Data literacy has become an essential skill set for everyone who
works in business today, and a must for every organization to remain competitive.
Data skills—once the domain
of technical professionals—are now a part of nearly every job role.
Organizations with aggressive data literacy programs outperform those who do not prioritize data literacy.
What is Data Literacy?
Data literacy is the ability to understand, find meaning, interpret, and communicate using data. A data literate individual has the ability to understand, interpret, and apply data to fulfill knowledge gathering, decision making, and communication responsibilities of their specific job roles. Every individual takes part in creating a data literate organization with the ability to communicate, collaborate, and innovate using data.
eLearningCurve's Data Literacy certification (DLC) provides a solid
foundation to understand the many dimensions of data ranging from
data and databases to data management, data analysis, and data science.
DLC helps you to gain the right level of knowledge across the entire
data literacy body of knowledge and then provides a respected credential affirming your data knowledge and skills.
We offer three levels of data literacy certification – DLC, DLC Expert,
and DLC Mentor – to meet the unique need of various business
professionals. We can also address the need for data literacy education and certification for the
Benefits of Data Literacy Certification
For individuals: Everyone who works in business today is to some
degree a data worker. Having the knowledge to collaborate with others
both in management and in use of data is quickly becoming a requirement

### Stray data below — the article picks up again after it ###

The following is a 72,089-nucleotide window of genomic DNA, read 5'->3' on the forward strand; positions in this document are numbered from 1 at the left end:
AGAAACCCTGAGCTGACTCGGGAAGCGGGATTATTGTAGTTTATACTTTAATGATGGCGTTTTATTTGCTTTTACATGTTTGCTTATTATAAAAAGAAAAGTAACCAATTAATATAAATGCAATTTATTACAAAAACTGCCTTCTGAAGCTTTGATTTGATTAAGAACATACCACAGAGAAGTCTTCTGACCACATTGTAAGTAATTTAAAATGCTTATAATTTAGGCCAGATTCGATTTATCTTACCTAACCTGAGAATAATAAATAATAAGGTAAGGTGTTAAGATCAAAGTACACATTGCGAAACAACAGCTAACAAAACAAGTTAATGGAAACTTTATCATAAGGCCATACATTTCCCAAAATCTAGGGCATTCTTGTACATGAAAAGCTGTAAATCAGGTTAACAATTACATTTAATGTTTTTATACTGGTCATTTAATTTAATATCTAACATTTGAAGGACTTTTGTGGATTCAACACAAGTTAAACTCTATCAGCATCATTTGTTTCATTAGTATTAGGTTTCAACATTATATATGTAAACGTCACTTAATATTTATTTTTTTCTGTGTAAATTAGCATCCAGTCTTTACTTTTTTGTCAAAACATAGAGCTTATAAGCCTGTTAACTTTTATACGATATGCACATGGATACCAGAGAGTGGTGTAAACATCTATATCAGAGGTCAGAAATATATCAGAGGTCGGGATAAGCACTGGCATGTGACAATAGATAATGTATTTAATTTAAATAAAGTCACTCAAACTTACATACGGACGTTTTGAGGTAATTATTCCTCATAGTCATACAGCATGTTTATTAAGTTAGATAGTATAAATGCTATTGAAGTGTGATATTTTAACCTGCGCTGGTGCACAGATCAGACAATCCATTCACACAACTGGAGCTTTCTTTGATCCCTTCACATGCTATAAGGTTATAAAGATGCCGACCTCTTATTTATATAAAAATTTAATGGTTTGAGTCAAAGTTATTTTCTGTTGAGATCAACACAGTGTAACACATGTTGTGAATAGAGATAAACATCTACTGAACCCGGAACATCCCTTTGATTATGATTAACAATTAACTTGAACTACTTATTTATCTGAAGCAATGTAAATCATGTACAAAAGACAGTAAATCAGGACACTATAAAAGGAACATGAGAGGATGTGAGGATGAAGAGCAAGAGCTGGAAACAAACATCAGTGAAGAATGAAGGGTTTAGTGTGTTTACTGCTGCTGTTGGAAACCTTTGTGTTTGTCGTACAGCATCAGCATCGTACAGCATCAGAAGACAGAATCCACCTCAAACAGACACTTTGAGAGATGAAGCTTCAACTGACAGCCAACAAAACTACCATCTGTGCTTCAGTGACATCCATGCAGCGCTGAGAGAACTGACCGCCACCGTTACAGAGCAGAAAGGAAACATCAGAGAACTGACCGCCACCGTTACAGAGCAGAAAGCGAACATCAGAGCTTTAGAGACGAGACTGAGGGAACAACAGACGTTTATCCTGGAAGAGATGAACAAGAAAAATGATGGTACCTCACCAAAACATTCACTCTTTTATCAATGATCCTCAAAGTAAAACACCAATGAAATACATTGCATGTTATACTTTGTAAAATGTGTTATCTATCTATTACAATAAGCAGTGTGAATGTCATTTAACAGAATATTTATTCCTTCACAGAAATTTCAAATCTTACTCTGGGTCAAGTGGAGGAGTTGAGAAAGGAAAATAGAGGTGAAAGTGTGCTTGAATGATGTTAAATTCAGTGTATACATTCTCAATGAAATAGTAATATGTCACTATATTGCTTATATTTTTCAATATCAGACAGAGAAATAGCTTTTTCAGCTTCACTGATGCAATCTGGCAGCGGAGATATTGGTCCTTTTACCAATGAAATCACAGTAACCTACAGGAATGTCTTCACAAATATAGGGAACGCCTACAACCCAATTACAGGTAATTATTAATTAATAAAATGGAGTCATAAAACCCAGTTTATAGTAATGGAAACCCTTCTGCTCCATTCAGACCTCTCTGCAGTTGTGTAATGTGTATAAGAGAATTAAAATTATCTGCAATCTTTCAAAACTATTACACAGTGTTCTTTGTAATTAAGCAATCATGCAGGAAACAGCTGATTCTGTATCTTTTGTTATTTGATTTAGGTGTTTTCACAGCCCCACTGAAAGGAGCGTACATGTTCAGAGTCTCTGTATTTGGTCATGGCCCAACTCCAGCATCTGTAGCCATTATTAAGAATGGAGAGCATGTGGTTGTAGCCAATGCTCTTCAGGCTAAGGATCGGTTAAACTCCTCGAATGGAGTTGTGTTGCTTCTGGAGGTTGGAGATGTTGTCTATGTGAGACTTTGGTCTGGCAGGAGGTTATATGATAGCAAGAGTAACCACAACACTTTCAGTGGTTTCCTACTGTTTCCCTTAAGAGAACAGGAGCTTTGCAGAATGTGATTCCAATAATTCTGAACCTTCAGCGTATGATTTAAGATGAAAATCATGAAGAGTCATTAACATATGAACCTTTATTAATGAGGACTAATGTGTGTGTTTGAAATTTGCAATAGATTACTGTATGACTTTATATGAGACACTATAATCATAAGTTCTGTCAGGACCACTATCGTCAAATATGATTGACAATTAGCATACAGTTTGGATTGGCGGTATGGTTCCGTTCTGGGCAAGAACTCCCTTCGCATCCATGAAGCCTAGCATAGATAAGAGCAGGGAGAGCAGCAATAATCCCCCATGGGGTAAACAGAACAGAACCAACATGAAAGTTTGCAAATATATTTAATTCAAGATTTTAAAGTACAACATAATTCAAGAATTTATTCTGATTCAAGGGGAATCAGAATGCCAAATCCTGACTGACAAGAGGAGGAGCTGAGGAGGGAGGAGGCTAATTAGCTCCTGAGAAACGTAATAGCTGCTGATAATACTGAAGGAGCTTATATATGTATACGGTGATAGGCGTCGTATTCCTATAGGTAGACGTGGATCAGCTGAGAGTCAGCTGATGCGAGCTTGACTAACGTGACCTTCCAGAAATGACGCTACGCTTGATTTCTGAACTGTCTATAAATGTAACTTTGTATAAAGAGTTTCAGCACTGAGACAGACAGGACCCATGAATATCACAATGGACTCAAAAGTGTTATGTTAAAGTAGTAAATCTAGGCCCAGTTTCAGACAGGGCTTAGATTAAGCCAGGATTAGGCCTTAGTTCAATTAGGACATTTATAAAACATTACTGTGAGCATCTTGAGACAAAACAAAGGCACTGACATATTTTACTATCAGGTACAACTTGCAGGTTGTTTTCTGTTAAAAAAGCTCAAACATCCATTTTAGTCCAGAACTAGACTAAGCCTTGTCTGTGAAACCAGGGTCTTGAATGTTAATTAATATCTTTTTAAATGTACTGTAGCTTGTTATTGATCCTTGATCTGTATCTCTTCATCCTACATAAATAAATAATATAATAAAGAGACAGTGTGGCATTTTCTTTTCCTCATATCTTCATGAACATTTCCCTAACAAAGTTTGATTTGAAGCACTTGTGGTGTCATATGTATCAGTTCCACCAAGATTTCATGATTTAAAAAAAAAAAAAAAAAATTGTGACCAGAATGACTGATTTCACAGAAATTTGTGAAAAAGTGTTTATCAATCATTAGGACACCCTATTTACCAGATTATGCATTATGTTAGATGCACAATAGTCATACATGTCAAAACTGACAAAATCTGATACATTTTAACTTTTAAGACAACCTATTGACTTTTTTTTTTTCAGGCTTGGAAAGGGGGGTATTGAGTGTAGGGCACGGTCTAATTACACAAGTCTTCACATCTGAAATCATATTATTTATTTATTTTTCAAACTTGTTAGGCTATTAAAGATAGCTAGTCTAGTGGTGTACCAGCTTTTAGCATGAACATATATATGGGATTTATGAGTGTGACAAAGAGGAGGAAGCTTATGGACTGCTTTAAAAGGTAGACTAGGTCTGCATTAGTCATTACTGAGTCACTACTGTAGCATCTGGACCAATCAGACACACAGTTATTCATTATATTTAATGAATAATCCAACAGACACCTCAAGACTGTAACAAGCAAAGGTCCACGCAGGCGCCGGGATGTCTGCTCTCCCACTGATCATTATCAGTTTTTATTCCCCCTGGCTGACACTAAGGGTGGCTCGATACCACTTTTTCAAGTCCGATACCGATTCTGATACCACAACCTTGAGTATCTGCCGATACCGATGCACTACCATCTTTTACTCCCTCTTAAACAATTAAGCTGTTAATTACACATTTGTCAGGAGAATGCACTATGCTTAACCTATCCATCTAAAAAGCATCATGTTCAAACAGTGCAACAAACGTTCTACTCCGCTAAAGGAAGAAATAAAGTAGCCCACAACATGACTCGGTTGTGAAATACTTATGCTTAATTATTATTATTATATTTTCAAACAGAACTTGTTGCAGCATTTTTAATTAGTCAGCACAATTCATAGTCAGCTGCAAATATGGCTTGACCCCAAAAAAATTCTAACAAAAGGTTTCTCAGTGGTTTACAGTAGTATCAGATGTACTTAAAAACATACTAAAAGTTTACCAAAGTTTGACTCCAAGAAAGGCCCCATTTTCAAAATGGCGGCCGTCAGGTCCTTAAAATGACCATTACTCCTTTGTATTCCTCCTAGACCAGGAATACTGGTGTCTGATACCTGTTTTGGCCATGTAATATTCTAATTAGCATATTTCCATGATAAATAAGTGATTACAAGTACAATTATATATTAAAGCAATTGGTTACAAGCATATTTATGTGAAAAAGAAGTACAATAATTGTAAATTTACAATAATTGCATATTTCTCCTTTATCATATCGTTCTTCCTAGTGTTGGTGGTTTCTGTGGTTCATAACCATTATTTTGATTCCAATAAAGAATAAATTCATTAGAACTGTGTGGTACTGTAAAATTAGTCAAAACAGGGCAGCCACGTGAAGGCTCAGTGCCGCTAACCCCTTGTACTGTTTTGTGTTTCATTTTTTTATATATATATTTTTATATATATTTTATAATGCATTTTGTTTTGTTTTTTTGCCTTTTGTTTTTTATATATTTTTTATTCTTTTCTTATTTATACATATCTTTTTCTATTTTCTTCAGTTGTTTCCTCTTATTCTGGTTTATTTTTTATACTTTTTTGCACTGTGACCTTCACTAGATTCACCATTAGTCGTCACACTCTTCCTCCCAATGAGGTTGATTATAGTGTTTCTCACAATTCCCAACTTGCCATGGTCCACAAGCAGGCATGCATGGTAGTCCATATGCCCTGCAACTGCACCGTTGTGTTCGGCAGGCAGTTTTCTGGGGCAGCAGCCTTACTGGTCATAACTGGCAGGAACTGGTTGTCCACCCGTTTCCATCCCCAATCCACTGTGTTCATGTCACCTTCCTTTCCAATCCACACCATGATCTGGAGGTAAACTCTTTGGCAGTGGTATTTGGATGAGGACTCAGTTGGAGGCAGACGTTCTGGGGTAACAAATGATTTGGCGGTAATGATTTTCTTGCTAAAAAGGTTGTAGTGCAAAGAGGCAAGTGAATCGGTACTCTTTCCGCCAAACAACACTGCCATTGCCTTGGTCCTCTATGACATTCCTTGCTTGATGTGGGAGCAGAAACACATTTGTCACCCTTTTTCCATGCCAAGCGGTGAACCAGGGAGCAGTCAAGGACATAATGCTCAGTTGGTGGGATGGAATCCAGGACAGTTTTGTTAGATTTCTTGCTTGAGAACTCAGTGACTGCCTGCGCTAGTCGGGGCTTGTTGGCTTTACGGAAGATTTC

for nearly every management and functional role in business. Data
literacy is now a standard business skill set that appears in job
requirements and performance expectations. Data literate individuals
stand out in their organizations as high performers, well-informed
decision makers, and ideal collaborators. Data literacy leads directly
to increased job satisfaction and greater career opportunities. Data
Literacy Certification (DLC) makes a strong statement that you have
developed the knowledge and skills needed to understand, interpret, and
communicate with data.
For the enterprise: Data literacy is a differentiator between
companies that thrive and those that struggle to survive. Recent studies
find that organizations with aggressive data literacy programs
outperform those who have not prioritized data literacy. Data is viewed
by many as the most valuable commodity of the 21st century. Companies
that fail to harness their data will quickly lose relevance, reputation,
and revenue. A data literate workforce is fundamental to creating value
from data. Collectively the workforce must have all of the skills to
understand, find meaning, interpret, and communicate with data. Every
individual needs to have working knowledge of where data comes from, how
it is processed, how it is organized, how it is managed, and how it is
used. Data Literacy Certification (DLC) helps to identify and fill
knowledge gaps, and to assure that your workforce is a valuable and
effective contributor to success as a data-driven enterprise.
For CDO's: CDO is a critical leadership role to create and
sustain a data-driven organization. Shaping data culture is among the
most important responsibilities of that role. Data culture is the
collective beliefs and behaviors that shape an organization’s
capabilities to turn data into information, knowledge, and insights that
drive decisions and actions. Collective beliefs and behaviors begin
with collective knowledge and understanding. For data, that means data
literacy—common knowledge and understanding about how to manage,
analyze, and interpret data. The Data Literacy Certification (DLC)
program provides education based on a comprehensive Data Literacy Body
of Knowledge to all participants. DLC for your employees establishes the
collective knowledge and understanding that is the foundation for
constructive data culture. It is the first step along the path from data
literacy to data culture, and from data culture to data driven.